THE SUMMERTIME SHOOT ‘EM UP by Noah Buschel
Christopher Nolan, director of The Dark Knight Rises, released a statement after the shooting in Aurora, Colorado, that killed 12 people and wounded more than 70. This part of what Nolan had to say really stuck out to me:
“The movie theater is my home, and the idea that someone would violate that innocent and hopeful place in such an unbearably savage way is devastating to me.“
Isn’t this the same Christopher Nolan that has sited Michael Mann’s ultra-violent crime films as a huge inspiration for his take on Batman? The same Chris Nolan who decided to go more the Sin City route of Frank Miller’s Dark Knight than the original, much more kid-friendly version, created by Bob Kane and Bill Finger? So what innocence is he talking about? That innocence was violated long ago by filmmakers like him, trying to sell tickets and make money off the old American Hollywood trick—combining sex and violence. Nothing like Anne Hathaway bent over and shooting the shit out of whatever’s in front of her to titillate and make more money. Maybe Nolan is The Dark Knight Rising.
I’m not saying there are not psychotic people with guns—particularly in America—who will be inspired to cause calamity by God knows what. And there’s nothing to do about those people except make firearms and ammunition far more difficult to acquire, while simultaneously continuing to refine our understanding of mental illness. That said, Nolan’s statement, where he washes his hands clean of the whole matter and acts like he’s making films where everyone isn’t killing each other, and proclaims his cinema a place of innocence, well, that’s so far-fetched as to be laughable.
There is violence in the world. So there is a place for violence in film. Of course there is. If movies didn’t reflect that violence, we’d all be in even more trouble. But there’s a big difference between the realistic, gut-wrenching violence of, say, Mean Streets, and the video game violence of Chris Nolan. In Nolan’s Inception, on the snowy mountains, we’re told it’s all a dream, or some such shit, and so all the people getting killed aren’t really getting killed. Regardless, the images blazing at us from the big screen show our hero picking off nameless, distant enemies who have no meaning or value—they are simply vague threats in human bodies that need to be put down. If Nolan thinks scenes like that are not part of the numbing and anesthetizing of America, he needs to think again and not take cover behind his alleged blamelessness.
When A Clockwork Orange came out in theaters, it supposedly inspired real life copycat crimes. But Kubrick, throughout his career, was interested in exploring violence—not just featuring it for its sexiness. Kubrick was really looking at it and trying to understand human nature. And if someone misunderstood his exploration, that’s like Mark David Chapman quoting Holden Caulfield after shooting John Lennon. It’s simply a disturbed person misunderstanding the art. That’s very different than a disturbed person who is constantly inundated by images of guns taking down one person after another person after another person. These violent films are not explorations of violence. They are exploitation of violence. They are the numbing down of violence. They are effectively advertisements for the Army. They are anti-human and soul deadening.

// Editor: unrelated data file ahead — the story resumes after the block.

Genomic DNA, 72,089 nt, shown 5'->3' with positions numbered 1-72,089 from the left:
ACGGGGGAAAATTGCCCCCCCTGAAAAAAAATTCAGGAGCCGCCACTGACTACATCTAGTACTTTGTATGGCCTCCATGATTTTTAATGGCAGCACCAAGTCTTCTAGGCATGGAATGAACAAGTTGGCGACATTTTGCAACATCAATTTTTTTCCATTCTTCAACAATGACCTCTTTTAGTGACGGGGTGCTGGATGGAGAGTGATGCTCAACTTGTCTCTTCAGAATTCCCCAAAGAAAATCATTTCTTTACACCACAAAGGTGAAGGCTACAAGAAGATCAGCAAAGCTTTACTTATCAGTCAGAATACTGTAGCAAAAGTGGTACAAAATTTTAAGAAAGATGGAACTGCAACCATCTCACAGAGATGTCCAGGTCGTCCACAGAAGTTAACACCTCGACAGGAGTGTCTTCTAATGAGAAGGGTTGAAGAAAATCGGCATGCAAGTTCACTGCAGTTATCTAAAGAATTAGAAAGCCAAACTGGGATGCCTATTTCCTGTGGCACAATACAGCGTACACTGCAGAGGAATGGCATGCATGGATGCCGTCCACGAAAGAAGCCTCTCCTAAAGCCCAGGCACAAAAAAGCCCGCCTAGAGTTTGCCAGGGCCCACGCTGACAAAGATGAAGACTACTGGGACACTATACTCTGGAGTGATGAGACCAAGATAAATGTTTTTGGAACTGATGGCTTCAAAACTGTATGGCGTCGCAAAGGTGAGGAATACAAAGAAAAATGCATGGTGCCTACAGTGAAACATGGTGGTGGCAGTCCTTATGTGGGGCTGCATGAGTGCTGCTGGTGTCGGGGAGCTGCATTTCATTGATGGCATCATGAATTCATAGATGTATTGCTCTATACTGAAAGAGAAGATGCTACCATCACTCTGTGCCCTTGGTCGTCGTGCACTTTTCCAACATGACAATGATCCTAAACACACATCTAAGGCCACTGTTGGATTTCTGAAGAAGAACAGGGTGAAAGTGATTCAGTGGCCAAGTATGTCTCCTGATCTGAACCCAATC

I know there are those people who think Nolan’s Batman films are full of meaning because there are some references to Wall Street and anarchist thought and blah blah blah. You’ll have to excuse me if I think the only thing separating any of Nolan’s trilogy from standard summer popcorn pap is Heath Ledger. And even if you are among those who feel that The Dark Knight trilogy is The Godfather of comic book films, they are still comic book films. Kids are going to these movies. They are not even rated R—too much money would be lost with an R rating. Nolan’s proclivity for guns, as shown in Memento and Insomnia, should have been holstered a lot more to go with a PG-13 rating, but no.
We keep buying the summer popcorn shoot ’em up tickets, so Hollywood will keep making the summer popcorn shoot ’em up films. Why do we keep buying these tickets? I suppose it is that hope for good old-fashioned escapist entertainment. But maybe what we’re learning, or what we could be learning, is that escaping real world violence with video game violence doesn’t work. The video game violence will come back to the real world. And young people will shoot up the real world like they’re in a dream sequence in Inception. Like none of it is real, except them, the lone hero (or villain) of their movie. That doesn’t mean that movies are to be blamed for what happened in Aurora. But movies have to be factored into the equation. It was no accident that the horrible violence of Aurora took place during The Dark Knight Rises.
— Noah Buschel